One scientist and his team from the Boston University School of Medicine emphasize how important imaging exams are for athletes, especially those participating in the Olympics. In their new study, researchers used statistics from the 2016 Games to show how using imaging to deliver a fast and relevant diagnosis helps make important and timely decisions about whether an athlete should return to the game or stay on the bench.
Lead author Ali Guermazi, MD, PhD, says that athletes competing in the Olympic Games are “at the peak of their careers and have trained and practiced for years to be able to participate in the games at a high level.” However, they are also at a high risk of injury. “The medical teams onsite will do anything to ensure a fast return to competition or initiate the next appropriate measures in light of more severe injuries,” Guermazi said.
Guermazi says imaging is “paramount” for an athlete to know whether or not continuing to compete is possible or safe. At the Rio de Janeiro Summer Olympic Games held in 2016, 1,015 imaging exams were performed on participating athletes, of which there were 11,274. For athletes who cannot safely continue competing, imaging results can also direct them to the most appropriate treatment options going forward.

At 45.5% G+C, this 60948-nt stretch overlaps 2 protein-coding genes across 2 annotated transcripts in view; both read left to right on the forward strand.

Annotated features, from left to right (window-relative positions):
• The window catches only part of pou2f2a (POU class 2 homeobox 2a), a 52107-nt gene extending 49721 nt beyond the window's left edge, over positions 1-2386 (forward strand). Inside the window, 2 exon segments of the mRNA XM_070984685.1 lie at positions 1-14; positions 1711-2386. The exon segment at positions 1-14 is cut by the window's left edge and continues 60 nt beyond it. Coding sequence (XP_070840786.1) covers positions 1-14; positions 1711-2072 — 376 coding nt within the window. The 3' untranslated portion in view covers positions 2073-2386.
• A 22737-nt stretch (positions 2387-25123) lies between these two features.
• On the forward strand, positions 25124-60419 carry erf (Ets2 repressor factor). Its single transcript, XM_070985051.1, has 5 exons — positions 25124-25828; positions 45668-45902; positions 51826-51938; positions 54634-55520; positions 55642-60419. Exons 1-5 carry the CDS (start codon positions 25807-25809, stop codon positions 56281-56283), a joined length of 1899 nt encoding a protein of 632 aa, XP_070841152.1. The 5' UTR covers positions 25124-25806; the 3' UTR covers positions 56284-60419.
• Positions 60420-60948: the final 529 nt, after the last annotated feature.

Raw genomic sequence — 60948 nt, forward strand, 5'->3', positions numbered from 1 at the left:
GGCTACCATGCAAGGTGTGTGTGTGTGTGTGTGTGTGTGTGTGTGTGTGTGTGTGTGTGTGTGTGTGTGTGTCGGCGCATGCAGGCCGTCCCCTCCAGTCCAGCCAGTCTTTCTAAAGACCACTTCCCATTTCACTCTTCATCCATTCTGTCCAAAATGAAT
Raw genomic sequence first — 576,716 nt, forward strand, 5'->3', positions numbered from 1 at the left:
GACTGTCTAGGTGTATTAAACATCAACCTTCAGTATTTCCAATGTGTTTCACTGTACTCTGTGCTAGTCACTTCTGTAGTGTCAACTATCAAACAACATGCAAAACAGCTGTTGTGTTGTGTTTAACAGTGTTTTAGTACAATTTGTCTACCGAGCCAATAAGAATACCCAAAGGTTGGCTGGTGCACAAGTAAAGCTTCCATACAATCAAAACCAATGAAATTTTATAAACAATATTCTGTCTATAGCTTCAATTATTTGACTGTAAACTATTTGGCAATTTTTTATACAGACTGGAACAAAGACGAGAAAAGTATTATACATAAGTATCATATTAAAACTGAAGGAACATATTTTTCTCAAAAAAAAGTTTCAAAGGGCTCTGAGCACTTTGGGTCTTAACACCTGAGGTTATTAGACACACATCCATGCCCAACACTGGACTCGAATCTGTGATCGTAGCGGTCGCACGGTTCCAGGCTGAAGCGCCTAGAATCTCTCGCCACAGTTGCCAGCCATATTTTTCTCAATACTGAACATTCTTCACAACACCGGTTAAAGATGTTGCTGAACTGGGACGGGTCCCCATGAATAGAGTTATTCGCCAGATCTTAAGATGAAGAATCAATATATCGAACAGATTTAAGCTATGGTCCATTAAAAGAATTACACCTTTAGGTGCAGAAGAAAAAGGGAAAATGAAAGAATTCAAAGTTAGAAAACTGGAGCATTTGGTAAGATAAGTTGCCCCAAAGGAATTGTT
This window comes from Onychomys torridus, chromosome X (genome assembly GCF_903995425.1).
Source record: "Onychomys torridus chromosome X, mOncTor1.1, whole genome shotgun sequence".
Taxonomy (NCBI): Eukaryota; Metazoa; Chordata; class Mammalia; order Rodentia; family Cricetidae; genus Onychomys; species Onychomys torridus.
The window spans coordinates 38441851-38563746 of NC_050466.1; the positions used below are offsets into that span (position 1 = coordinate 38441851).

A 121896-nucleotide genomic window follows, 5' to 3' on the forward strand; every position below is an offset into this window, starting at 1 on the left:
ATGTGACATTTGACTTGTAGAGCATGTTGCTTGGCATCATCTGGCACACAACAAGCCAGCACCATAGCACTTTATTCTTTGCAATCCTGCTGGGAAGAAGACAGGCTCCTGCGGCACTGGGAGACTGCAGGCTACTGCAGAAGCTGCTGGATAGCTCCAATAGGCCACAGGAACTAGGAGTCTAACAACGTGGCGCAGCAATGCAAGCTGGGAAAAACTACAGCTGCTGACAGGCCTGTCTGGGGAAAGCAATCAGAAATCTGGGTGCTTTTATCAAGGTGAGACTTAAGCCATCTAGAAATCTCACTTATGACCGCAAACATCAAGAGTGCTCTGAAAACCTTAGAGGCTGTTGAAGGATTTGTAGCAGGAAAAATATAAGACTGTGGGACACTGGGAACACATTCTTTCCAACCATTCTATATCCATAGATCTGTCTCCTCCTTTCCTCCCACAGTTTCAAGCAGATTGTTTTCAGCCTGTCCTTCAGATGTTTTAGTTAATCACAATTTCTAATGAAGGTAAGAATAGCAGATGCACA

Using information from the 2016 Games, Guermazi and his team set out to describe common types of injuries and how many of those injuries were diagnosed via imaging exams.
Out of 1,015 imaging exams performed, 30 percent were X-ray, 10.2 percent were ultrasound, and 59.8 percent were MRI. Guermazi says that the importance of imaging exams in the context of athletic injury is promoted by the large number (59.8 percent) of MRIs performed at the 2016 Olympic Games.
Gymnastics athletes utilized imaging the most (15.5 percent) followed by Taekwondo and beach volleyball. Imaging exams most often identified sports-related injuries in the lower limb at the 2016 games. Additionally, on the fifth and on the twelfth days of the games, imaging was used the most, a trend that likely corresponds with the timing of events.
"These numbers may help in planning imaging services for future events and will also help in analyzing further why some sports are at higher risk for injury and how these injuries can possibly be prevented,” Guermazi explained.
The present study was published in the journal Radiology.